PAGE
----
Luke’s readers are not Jews, for the most part.  They are Gentiles, Greek-speaking, non- Jews.  They don’t identify with the liberation and deliverance narratives.  Luke presents a version of the story which offers these non-Jews, the  people who have not been inheritors of God’s promise because of their birth, the same kind of deliverance.

Luke is taking the promise made to Jews and he is  bringing it, and offering it to non-Jews.  This liberation and this deliverance—the “saving” is for all people.  Jesus brings  it all together. He is “reconciling.” He takes the promise made to one group and offers it to everyone—to the world.  That is why Luke’s story of the ride into the city, the Holy City, is a “reconciling ride.”  Luke reconciles God’s faithfulness, God’s love, the Good News, to all.

Let’s look closely at how this is accomplished in Luke.  First of all, we look at geography.  Jesus is on the Mount of Olives, outside Jerusalem, coming toward the city from the East—Bethany, where we were last week.  The events today all take place outside the city’s walls, just as the roadway levels before the city’s wall and gate.  This is important symbolically.  The salvation enactment is not just in Jerusalem, temple-centered, Israel-centered—it happens outside.

Secondly, the different language is critical. And this is very important as the Gentile church grew.  We have already noted there are no “Hosannas,” no references to God saves us from our oppressors – either Pharaoh or Rome.   There is only one acknowledgement of Jesus’ divine authority, the whole multitude of disciples began to praise God joyfully with a loud voice for all the deeds of power they had seen. ( v.37)

They have witnessed Jesus’ miracles, his healings, his casting out of demons.  They are acknowledging his power, his special relationship with God the Father.  And they do so by saying, “Blessed is the King!”  Not “save us”, but “You are our blessed King.”  “Blessed are you.”  It’s like today we sing, “God save our Gracious Queen.”  We acknowledge her sovereignty and authority over us.  This is an acceptance of Jesus’ authority in their lives.  Through Jesus they are “reconciled” to God.  Jesus’ divine authority.  Blessed is the King, who comes in the name of the Lord.  And what is Jesus’ response to this acclamation, this accolade?  Silence.  He rides silently.  But they continue with, Peace in heaven, and glory in the highest heaven!”

Peace in heaven!  A heavenly peace.  Not a peace imposed by the Roman conqueror.  Not a peace that is coerced through oppression, fear, and submission to power, the spear, the lash and the cruel humiliating death of the cross—all forms of Roman control. No, not that kind of peace- the Pax Romana.  But a heavenly peace.  The peace of Christ.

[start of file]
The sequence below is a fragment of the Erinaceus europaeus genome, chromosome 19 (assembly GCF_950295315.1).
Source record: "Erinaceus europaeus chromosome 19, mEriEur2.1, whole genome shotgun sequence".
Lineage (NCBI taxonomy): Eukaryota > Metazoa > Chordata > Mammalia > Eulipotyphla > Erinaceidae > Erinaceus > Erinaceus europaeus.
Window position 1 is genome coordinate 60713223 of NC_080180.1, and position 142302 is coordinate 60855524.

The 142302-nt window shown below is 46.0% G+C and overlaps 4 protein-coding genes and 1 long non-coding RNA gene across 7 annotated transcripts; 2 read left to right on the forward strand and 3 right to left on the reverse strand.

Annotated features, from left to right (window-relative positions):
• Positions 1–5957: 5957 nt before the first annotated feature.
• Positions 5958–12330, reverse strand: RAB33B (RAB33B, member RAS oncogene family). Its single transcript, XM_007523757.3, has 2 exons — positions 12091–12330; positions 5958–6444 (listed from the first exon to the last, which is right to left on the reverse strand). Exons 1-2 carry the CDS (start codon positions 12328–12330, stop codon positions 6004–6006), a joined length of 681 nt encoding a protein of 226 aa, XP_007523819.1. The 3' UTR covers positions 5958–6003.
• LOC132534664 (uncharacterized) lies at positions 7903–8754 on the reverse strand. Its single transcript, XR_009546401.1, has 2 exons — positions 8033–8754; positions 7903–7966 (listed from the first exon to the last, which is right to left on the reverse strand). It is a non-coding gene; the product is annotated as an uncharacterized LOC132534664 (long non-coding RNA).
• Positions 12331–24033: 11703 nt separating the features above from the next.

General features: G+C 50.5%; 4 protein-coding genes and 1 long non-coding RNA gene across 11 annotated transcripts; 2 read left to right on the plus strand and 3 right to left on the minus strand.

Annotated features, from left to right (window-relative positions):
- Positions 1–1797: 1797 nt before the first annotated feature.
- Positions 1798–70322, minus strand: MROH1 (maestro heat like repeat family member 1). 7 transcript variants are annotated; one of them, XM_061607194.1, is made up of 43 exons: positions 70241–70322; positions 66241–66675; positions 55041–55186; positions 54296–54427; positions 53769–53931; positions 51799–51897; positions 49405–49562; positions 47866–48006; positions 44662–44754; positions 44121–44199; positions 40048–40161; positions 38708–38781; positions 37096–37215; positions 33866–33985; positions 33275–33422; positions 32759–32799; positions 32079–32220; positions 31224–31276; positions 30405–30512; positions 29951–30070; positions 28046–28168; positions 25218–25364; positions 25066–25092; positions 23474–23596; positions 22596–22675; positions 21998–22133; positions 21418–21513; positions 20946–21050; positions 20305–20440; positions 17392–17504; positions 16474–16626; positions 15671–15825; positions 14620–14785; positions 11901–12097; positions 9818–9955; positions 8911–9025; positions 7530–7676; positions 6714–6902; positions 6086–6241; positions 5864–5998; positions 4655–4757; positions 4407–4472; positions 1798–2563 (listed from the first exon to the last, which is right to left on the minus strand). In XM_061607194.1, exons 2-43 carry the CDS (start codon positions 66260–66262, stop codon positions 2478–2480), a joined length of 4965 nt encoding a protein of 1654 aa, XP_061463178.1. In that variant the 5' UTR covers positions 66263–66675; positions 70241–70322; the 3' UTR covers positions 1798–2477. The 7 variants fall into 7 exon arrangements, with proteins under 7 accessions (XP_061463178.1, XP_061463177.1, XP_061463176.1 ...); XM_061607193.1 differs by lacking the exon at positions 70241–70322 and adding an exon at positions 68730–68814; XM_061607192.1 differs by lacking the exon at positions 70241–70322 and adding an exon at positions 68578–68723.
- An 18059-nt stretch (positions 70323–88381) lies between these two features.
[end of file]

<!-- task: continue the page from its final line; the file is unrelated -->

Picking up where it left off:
That’s the origin of our greeting.  That is the heavenly peace, the forgiveness, the reconciling of differences, the opening of the heart, the compassion and love that we acknowledge when we say, “The Peace of Christ be with you.”  A heavenly blessing, an undeserved grace—a reconciliatory peace, bringing God into our relationships with others.  God is coming, riding in silence, in humility on a donkey and we can experience the peace that he is capturing.  Not a victory, not a triumph, not a war whoop, but a meek response.

The shouts of acclaim disturb the temple leaders—the Pharisees.  They petition Jesus to quit.  The disciples should stop inciting others with their acclamations of peace.  Jesus replies, I tell you, if they were silent the stones would shout out. (v.40) Jesus is saying that this message of “peace” is too vital, too critical, too universal, it is too much needed and desired—even the stones would shout it out.

This is Luke’s version.  Luke’s reconciliatory ride.  What a blessing we have from God’s word today.  What a wonderful convergence of scripture, of the re-formation of our vision of our future together, and a redefinition of our liturgy.  Our practice, our “Passing of the Peace.”

As we continue to acknowledge our forgiveness, the forgiveness of all humanity in God’s amazing gift through Jesus this Holy Week, we recall how Luke’s story began.  Way back in the opening chapters of his gospel.  We remember Luke’s first story, the story of shepherds in the fields outside Bethlehem. We remember the praises of the heavenly hosts saying: Glory to God in the highest heaven, and on earth, peace…. The peace of heaven, this peace of heaven is once again offered and bestowed upon all of God’s people, all of God’s children, the peace of our reconciling King is bestowed upon us all on this Palm Sunday in Jesus through the “reconciling ride.”